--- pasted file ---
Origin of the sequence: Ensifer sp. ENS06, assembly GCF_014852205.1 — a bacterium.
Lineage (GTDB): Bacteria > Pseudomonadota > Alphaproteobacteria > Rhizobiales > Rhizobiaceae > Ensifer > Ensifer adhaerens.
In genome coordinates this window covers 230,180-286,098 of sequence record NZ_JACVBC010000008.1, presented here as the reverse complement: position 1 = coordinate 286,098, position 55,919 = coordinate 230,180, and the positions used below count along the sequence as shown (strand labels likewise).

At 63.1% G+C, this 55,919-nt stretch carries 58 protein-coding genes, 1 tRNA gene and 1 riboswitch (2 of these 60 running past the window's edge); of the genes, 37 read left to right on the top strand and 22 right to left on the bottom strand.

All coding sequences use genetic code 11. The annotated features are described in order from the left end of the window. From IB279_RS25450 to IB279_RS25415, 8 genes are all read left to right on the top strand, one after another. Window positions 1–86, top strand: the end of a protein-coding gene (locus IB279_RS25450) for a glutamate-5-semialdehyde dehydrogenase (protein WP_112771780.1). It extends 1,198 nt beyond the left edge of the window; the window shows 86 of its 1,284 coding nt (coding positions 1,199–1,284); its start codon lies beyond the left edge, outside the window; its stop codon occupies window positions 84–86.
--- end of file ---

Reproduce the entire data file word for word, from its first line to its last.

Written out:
Origin of the sequence: Ensifer sp. ENS06, assembly GCF_014852205.1 — a bacterium.
Lineage (GTDB): Bacteria > Pseudomonadota > Alphaproteobacteria > Rhizobiales > Rhizobiaceae > Ensifer > Ensifer adhaerens.
In genome coordinates this window covers 230,180-286,098 of sequence record NZ_JACVBC010000008.1, presented here as the reverse complement: position 1 = coordinate 286,098, position 55,919 = coordinate 230,180, and the positions used below count along the sequence as shown (strand labels likewise).

At 63.1% G+C, this 55,919-nt stretch carries 58 protein-coding genes, 1 tRNA gene and 1 riboswitch (2 of these 60 running past the window's edge); of the genes, 37 read left to right on the top strand and 22 right to left on the bottom strand.

All coding sequences use genetic code 11. The annotated features are described in order from the left end of the window. From IB279_RS25450 to IB279_RS25415, 8 genes are all read left to right on the top strand, one after another. Window positions 1–86, top strand: the end of a protein-coding gene (locus IB279_RS25450) for a glutamate-5-semialdehyde dehydrogenase (protein WP_112771780.1). It extends 1,198 nt beyond the left edge of the window; the window shows 86 of its 1,284 coding nt (coding positions 1,199–1,284); its start codon lies beyond the left edge, outside the window; its stop codon occupies window positions 84–86.